Get Suave with Soave 

A full-flavored, refreshing white from northwest Italy

Soave is produced in the Veneto region of northwest Italy, which has the fabled town of Verona at its center. The principal grape there is garanega, with trebbiano di soave also typical in the blend. In the 1970s, soave's popularity was at its peak, surpassing that of chianti. But its appeal slumped around the turn of the century. It was done in partly by its own success, when to meet demand, over-cropping and increased yields led to many thin, unappealing wines. Thankfully, soave is making a comeback, returning to the full-flavored, refreshing white wine style that is so appealing. Here are the panel's top three soave picks:

2011 Inama Soave Classico, $16.99

The classico designation is reserved for wines from the heart of the Soave region, made from grapes from vineyards located on the sloping hillsides near the towns of Soave and Monteforte d'Alpone. This wine is a bit reserved at first, but it opens up to reveal lovely floral aromas of violet, rose, sweet fruit, dried herbs, mineral and a classic hint of almond. That nut element carries through on the palate, where it backs creamy lime and tropical fruit. This wine's finish is long, smooth and rich.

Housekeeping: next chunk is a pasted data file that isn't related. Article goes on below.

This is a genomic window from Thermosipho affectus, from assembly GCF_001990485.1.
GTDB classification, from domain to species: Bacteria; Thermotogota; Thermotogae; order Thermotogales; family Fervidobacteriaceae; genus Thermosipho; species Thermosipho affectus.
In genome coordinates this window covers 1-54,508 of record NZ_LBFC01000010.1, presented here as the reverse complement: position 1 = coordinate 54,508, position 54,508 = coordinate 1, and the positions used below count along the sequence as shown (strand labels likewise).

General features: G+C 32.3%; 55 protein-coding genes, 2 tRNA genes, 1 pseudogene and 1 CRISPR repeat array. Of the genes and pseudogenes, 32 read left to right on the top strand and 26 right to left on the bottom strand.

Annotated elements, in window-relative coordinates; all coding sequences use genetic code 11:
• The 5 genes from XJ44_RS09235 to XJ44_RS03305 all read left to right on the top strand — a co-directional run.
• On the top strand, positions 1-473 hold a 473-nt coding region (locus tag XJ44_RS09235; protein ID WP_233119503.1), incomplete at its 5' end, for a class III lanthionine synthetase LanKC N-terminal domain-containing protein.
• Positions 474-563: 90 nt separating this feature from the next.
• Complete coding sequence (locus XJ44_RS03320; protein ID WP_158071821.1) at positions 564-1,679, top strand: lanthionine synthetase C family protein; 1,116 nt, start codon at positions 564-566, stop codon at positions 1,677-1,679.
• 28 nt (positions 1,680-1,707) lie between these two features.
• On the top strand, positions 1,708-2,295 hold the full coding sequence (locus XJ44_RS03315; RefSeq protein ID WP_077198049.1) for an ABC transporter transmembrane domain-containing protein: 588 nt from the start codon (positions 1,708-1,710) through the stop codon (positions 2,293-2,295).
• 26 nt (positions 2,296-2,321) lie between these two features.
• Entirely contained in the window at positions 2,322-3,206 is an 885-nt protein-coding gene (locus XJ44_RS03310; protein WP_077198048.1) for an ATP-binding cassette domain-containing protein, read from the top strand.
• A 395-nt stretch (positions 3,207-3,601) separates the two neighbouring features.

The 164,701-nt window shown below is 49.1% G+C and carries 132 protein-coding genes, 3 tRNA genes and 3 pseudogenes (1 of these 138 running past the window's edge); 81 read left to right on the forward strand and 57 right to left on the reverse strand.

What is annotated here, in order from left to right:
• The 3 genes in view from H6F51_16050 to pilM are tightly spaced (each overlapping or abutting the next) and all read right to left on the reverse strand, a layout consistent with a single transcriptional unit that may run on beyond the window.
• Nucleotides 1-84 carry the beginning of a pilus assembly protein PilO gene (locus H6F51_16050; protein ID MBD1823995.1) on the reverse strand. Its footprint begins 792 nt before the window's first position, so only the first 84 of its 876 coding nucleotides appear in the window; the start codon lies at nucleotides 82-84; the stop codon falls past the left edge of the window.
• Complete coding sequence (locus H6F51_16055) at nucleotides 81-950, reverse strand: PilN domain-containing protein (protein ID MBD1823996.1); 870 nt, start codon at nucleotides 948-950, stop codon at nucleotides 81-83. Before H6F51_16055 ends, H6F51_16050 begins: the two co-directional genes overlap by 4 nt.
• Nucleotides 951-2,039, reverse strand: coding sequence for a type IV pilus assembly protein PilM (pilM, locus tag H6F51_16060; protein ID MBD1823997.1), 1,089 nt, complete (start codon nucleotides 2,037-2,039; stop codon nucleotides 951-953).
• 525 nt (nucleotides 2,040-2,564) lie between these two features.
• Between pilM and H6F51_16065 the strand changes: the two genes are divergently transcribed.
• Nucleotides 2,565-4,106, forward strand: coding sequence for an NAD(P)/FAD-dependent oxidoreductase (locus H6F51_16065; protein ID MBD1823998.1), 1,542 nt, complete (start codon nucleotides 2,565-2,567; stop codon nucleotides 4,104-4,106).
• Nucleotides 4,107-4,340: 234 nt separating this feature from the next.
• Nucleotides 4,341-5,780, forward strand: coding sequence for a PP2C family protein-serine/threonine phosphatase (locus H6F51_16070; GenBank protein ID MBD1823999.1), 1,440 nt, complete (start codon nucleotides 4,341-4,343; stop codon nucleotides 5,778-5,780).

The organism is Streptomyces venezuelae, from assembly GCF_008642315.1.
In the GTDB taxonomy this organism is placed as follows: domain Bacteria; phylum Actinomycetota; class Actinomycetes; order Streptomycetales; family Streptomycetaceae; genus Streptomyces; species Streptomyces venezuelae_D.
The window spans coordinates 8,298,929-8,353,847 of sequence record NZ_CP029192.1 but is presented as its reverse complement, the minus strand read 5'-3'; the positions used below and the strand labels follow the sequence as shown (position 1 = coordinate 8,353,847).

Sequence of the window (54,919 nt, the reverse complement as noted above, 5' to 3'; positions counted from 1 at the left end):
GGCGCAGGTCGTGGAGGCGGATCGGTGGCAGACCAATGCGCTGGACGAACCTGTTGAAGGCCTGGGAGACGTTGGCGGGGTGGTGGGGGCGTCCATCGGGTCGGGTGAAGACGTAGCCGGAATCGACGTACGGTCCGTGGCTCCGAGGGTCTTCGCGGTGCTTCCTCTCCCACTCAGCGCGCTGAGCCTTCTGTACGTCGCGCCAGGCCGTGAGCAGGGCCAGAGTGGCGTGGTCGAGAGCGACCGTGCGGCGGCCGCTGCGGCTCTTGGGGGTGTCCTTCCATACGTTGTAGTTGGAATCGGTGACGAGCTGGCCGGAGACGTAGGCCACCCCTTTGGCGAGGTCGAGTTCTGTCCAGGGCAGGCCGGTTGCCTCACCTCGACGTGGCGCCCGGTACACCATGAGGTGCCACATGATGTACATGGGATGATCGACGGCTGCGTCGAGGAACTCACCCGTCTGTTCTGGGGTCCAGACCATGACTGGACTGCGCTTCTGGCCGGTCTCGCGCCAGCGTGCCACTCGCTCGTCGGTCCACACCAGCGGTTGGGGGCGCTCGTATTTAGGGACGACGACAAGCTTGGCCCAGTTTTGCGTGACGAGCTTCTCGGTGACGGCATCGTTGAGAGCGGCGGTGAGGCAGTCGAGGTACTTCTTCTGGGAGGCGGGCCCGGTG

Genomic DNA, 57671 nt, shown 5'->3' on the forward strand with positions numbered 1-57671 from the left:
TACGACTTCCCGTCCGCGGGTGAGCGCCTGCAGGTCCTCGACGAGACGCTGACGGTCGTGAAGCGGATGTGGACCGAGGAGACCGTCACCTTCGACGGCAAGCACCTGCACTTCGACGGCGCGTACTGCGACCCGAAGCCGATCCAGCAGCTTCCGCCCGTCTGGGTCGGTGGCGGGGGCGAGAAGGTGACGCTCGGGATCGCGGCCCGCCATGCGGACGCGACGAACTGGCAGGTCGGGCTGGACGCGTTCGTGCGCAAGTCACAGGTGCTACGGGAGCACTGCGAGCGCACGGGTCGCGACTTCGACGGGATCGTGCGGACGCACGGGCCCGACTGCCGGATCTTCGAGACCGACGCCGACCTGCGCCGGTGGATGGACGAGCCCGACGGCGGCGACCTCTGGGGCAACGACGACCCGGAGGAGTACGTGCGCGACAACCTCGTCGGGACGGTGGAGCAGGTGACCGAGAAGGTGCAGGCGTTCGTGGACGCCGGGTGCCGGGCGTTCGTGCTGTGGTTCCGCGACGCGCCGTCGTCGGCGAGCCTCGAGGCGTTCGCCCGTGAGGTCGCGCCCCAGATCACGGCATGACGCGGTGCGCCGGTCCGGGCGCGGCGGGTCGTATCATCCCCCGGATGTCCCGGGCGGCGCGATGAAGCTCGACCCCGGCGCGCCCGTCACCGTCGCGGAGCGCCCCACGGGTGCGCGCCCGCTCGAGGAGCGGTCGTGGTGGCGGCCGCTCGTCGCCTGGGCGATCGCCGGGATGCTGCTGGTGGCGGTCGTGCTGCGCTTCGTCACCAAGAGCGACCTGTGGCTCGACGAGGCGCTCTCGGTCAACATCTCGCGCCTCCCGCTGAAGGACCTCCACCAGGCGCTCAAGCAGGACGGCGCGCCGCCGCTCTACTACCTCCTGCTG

2011 Pieropan Soave, $17.99

The sweet fruit aromas of honeyed peach and melon in this wine have a layered richness and are punctuated by a hint of mineral. The palate has a candied fruit profile that combines peach, apricot and blood orange, all balanced by soft citrus. This wine has an easy-drinking, crowd-pleasing style that makes for the perfect summer sipper.

2011 Suavia Soave, $16.99

This wine is filled to the brim with unctuous fruit aromas including peach, tangerine, cantaloupe and citrus, along with notes of clover, herb and brine. Bright and sassy on the palate, this wine is marked by ripe apricot, peach, mango and crisp citrus flavors. The finish is light but long, with intriguing touches of flint and celery.

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